I can’t remember how many time this year I said “Tomorrow morning I’m getting up early because I have to go to Loreto” and I’ve always been frowned at like I was talking about the underground station “Loreto” (ed.: in Milan, where Ciccio leaves). I actually then learned to say “I have to go to Loreto, in the Marche region)”. I always took pride in the fact that, with an office in Marche and with a good part of the staff living there, StreetLib was an international company operating worldwide starting from the outskirts of the Empire.

Second lesson learned: It’s not the place you are in or the people you’re surrounded with that give you importance, but only the consideration you put in your work. The rest is a side dish.

Even though today I have concluded my direct experience with StreetLib, I always thought that “Once a StreetLiber, always a StreetLiber.” I’ll surely continue saying “we” when speaking about StreetLib, I’ll most probably continue using and recommending StreetLib tools. Not because I worked there, but because they work.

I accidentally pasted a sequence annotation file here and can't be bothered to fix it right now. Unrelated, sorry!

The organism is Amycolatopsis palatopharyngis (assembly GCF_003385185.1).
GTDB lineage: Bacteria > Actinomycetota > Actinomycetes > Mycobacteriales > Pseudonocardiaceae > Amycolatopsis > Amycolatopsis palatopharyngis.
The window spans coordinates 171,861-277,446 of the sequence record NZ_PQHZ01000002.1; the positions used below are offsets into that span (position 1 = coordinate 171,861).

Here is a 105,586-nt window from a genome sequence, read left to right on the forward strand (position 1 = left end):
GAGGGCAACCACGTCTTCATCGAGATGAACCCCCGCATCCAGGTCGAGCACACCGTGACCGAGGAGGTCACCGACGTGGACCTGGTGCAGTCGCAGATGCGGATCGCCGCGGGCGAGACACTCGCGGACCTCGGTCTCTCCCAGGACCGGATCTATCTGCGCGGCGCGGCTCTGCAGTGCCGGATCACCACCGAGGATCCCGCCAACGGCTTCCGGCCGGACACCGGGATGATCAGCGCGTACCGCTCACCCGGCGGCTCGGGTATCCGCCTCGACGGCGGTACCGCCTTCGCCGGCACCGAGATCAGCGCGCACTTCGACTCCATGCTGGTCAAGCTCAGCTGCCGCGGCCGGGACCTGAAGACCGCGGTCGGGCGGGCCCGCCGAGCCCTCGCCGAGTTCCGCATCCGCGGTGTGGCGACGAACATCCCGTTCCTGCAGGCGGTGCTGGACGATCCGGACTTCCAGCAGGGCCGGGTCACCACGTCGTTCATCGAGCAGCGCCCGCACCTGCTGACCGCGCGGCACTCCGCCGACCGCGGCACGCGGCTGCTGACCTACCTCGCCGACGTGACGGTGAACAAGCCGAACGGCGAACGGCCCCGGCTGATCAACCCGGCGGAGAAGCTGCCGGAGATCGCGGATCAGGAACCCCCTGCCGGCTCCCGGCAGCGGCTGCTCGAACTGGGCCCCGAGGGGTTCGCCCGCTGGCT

There would be a million other things to say and to remember, but it would become a mere celebration. Just know that somehow StreetLib saved my life. And it’s not an hyperbole.

Third Picture: streetLib international meeting, during which we necessarily speak English. I realize that “Ciccio” isn’t that easy to understand for everyone, so I take the nametag in front of me and write “Tcheechow”. Problem solved.

As for my future, you’ll soon find out where I’m going and most of all what I’m doing. But, as said above, don’t expect me to go clock in somewhere, least of all in another digital publishing company. Once you have worked for StreetLib, I’d have to be crazy to tie yourself to anyone else. It’s a story about love, right?
Grazie StreetLib, proud to be part of the family!

PS: Okay, let’s go, here is a bit of teasing for you: I will continue working in the world of publishing and show business. Write down the name SLAM, it will come in handy.

 

Ciccio Rigoli